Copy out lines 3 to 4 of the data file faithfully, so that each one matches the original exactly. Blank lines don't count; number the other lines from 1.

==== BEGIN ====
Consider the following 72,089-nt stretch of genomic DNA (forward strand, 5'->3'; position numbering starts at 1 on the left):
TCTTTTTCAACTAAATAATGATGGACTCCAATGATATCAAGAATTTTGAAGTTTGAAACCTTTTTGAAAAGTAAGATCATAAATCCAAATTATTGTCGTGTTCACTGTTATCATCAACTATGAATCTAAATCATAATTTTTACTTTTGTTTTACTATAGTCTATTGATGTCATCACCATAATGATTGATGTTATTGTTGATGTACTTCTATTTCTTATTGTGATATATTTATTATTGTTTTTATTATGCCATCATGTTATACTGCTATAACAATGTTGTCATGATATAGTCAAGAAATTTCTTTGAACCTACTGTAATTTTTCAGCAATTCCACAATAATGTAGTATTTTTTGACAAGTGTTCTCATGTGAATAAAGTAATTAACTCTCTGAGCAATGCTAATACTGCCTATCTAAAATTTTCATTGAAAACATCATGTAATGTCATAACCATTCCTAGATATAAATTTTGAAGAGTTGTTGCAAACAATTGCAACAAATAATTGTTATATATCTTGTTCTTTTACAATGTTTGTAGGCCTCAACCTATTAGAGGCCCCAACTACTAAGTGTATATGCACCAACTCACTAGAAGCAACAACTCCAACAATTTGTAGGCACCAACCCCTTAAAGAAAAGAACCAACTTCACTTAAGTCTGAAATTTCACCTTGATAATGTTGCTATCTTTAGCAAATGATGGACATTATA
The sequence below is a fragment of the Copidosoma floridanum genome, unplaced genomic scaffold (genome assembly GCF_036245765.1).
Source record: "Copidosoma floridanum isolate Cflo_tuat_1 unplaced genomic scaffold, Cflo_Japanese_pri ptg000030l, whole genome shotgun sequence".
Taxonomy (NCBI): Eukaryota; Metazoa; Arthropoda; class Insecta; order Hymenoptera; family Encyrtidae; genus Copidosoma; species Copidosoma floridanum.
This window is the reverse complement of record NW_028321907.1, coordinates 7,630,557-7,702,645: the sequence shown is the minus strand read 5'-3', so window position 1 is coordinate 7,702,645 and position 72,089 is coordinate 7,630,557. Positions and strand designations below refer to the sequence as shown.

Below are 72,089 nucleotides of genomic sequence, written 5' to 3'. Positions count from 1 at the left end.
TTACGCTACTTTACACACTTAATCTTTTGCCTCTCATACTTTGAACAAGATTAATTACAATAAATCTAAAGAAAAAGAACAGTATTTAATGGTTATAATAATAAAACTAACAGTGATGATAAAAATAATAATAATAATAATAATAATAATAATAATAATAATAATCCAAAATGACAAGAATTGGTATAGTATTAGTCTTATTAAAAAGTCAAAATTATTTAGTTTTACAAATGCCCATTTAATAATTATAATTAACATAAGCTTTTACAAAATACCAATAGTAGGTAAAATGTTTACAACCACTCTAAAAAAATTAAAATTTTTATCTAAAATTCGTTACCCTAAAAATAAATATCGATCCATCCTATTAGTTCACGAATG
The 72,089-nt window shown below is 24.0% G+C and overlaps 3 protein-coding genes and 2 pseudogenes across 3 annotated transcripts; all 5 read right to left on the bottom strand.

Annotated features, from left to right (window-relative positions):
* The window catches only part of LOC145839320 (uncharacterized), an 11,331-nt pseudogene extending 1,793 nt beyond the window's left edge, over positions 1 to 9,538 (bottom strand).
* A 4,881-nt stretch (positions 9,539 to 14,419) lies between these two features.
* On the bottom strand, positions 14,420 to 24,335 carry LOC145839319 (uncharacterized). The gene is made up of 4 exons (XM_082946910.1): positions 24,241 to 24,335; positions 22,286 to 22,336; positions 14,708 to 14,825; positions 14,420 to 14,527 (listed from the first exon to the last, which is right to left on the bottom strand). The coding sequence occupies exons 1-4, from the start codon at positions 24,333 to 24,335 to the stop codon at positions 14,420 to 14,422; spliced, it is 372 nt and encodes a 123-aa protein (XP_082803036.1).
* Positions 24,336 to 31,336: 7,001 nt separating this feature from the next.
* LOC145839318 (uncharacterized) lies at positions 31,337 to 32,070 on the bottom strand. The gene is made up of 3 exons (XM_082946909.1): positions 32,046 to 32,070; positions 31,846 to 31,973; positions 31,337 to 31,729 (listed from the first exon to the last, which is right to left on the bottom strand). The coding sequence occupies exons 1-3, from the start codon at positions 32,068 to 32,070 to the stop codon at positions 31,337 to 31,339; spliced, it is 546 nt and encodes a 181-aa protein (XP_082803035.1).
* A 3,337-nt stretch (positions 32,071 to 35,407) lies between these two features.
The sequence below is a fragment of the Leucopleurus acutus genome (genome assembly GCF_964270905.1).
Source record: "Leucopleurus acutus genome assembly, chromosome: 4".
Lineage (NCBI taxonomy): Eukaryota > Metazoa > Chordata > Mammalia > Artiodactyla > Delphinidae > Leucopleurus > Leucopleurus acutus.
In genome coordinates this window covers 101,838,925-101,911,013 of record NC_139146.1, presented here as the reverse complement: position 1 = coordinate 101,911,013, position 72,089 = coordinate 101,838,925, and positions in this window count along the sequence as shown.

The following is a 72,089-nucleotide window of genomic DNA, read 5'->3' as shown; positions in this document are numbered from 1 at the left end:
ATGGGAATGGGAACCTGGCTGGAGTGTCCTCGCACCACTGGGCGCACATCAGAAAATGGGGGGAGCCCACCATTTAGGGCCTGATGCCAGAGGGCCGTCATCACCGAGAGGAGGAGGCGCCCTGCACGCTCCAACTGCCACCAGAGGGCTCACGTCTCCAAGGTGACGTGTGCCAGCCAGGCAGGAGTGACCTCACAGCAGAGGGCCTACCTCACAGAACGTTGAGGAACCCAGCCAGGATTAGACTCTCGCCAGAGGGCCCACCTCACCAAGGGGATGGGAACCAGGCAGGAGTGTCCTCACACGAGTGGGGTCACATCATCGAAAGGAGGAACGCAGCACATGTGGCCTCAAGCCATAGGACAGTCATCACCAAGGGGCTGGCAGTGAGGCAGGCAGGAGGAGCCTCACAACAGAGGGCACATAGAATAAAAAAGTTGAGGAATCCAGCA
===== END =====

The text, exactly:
The sequence below is a fragment of the Copidosoma floridanum genome, unplaced genomic scaffold (genome assembly GCF_036245765.1).
Source record: "Copidosoma floridanum isolate Cflo_tuat_1 unplaced genomic scaffold, Cflo_Japanese_pri ptg000030l, whole genome shotgun sequence".